Beware and Be Aware!

July 22, 2014

Today, we are sharing the top five most heinous types of colleagues you might encounter at work, and the most appropriate ways for you to deal with these people.


We all know that each company is basically a miniature of the human society, so expecting all your colleagues to be as polite, smart, and efficient like

 you are is not something practical. On the other hand, picking up a fight or confrontation is definitely not a good strategy to follow since you are basically downgrading yourself to their level and causing the problem from the perspective of your boss. So, what else can you do except for being upset banging your head against the cubicle wall while fixing other people’s mess?


Here you are some lessons learned from our Vanilla & Banana members, and we suggest you try them next time when you find yourself in any of the situation again.


Type One: “Borrowing” part of your work without even asking you first

Some people enjoy “sharing” your work without informing you first in the name of the bringing benefits to the company. They love to use part of your graphics, such as the banners or template you create, or just cut lines from your copywriting and tell it’s their work.


Strategy One: Always outline your artwork or make your designing/writing style recognizable to other people.

No matter how versatile your work might be, remember to make it visible and personal so that at least people around you could recognize it at first glance. And make your work harder for others just to copy and paste into their collage. If it’s an open review, losing your composure is not cool at all. Instead, compliment the pirated copy and then share your complete work, in that way, everybody would know who the thief is.


Type Two: “Outsourcing” their work and responsibilities to you

Where there is collaboration, there exists relation of upstream and downstream job transition. This kind of people love to maximize their lead time and turn their unfinished part to you, so they can use up your time, too. In the end, you probably would even have to finish his part just to meet the deadline on your side.


Strategy Two: Play dumb. Don’t you ever think that pointing out their missing parts is enough, because in that case you would have to waste more time arguing with them. Instead, list the items you need from their side, and push it back to your upstream. When your request stays neutral and clear, you naturally avoid these people playing other mean card, such as “team spirits” against you.


Type Three: “Disappearing” whenever they are the targets on progress review meeting

These people somehow always accept your meeting invitation, have no comments or objections against your proposed agenda, and definitely don’t show any sign of their absence due to sudden sickness or domestic urgency.


Strategy Three: Never ever call off the meeting just because of their absence, even though they are the key persons responsible for 80% of the review items.  Postponing the meeting or complaining about them is not going to help in the big picture, and you probably would be framed with a bad name in handling things with personal issues. So, volunteer to take the meeting meets by yourself, and make sure their names written in person in charge column and all their corresponding to-do lists, and send out to everyone.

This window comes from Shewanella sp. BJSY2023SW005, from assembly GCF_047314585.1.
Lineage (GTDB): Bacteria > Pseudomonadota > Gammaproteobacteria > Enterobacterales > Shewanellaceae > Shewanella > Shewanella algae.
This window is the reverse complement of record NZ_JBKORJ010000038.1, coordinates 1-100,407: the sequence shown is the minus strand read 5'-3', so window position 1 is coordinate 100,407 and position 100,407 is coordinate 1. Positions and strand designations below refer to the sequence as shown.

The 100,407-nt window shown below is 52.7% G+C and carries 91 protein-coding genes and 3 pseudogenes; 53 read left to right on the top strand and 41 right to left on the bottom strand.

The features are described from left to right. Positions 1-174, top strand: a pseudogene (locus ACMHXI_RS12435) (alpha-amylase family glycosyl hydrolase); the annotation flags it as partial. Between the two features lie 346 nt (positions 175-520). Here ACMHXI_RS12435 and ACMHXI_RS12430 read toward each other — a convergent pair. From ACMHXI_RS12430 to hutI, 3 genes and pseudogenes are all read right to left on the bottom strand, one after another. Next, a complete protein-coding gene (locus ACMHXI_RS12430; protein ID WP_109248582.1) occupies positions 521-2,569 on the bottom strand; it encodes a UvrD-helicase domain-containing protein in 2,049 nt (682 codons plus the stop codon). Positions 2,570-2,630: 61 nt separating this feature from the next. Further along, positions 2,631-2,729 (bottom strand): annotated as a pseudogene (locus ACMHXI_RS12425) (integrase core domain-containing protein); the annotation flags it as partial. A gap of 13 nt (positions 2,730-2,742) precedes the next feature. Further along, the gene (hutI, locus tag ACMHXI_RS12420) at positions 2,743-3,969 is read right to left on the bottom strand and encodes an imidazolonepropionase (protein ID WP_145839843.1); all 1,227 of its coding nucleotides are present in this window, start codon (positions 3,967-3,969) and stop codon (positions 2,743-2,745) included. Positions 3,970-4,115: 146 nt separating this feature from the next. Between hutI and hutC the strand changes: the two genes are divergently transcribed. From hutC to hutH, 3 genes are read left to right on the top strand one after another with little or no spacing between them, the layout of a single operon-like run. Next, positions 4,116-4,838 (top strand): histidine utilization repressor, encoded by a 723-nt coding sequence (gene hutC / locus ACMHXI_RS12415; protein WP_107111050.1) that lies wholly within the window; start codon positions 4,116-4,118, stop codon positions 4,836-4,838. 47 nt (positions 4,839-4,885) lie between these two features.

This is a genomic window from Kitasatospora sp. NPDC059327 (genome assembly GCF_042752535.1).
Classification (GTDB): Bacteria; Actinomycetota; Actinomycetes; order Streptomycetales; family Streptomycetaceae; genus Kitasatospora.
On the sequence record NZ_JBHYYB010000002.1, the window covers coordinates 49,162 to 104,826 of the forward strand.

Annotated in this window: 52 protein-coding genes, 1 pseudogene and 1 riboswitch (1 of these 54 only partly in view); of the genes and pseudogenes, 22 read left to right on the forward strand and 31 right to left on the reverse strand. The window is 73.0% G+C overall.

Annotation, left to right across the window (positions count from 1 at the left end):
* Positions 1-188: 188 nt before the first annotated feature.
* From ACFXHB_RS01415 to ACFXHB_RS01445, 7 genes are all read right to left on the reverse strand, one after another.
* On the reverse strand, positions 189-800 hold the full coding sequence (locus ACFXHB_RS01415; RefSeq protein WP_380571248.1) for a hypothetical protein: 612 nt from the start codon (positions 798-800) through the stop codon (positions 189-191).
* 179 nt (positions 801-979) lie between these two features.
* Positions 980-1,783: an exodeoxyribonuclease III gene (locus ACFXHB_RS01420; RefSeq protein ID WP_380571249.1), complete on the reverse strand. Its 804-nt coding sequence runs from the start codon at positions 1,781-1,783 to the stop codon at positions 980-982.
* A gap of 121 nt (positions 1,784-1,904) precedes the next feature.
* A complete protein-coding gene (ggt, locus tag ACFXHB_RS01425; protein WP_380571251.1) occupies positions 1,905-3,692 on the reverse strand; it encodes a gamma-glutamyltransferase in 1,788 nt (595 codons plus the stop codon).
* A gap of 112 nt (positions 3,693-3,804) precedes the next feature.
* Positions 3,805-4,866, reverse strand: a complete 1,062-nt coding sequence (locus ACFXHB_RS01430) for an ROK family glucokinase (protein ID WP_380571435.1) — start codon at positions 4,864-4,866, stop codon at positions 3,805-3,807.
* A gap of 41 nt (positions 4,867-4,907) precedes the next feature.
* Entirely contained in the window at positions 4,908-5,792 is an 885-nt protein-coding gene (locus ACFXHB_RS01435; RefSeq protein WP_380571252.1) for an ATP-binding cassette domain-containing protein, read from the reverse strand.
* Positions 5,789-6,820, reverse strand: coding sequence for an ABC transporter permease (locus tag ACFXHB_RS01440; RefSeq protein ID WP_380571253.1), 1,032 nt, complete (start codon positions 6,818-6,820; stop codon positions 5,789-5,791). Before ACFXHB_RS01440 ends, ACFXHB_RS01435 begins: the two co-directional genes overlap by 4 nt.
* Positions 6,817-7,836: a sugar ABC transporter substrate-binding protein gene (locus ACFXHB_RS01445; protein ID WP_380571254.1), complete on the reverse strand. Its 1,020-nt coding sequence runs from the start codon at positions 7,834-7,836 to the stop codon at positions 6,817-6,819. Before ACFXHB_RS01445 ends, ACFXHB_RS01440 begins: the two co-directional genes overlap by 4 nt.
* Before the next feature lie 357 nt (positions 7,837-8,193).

Type Four: Emphasizing “Logics” every time when you check with them about their shaky work structure

One of the hardest things when you have to co-work with someone else is to completely transplant your thought into others’ brain, and vice versa. However, there is always this kind of people at work place trying to put their head inside your brain so they believe you would buy all the lies they try to tell just to cover up their own asses.


Strategy Four: Go blank. I mean it. Go blank until they finish their logics lessons and blah blah blah. Don’t fall into the trap when all they actually want to do is to piss you off and make you quit on pushing them to do what they have to do. Go blank, better to get others involved and make these people promise with others as witness, and then go back to your seat to send out an official email informing everyone you have done a great communication and how these people are going to help everyone to finish the project.  


Type Five: Being “Blind” to your requests or questions

Have you had this kind of experience in resending your request so many times without any response that you start to wonder if you have the correct email address or extension number? And when you finally find him in person, there is already not much patience and politeness left in you, and you just cannot believe how blind people could be not to see what actually happened and mistake you as a jumpy worker.


Strategy Five: “Know your enemy well enough to dig a hole that fits.” Especially when this is someone you don’t know too well or from another team. Working place is not a place for you to pursue the justice, so don’t expect “his guys” would naturally take your side even when you are with good reasons. In this kind of situation, making “his guys” understand the risk they probably would have to take is more useful. When “his guys” start to worry about their own comfort at work, you already have a lot of insiders’ helps to push him.


So, how many types of people above you have dealt with? Do you have any other type of people worse than this at work that you would like to share with us? 

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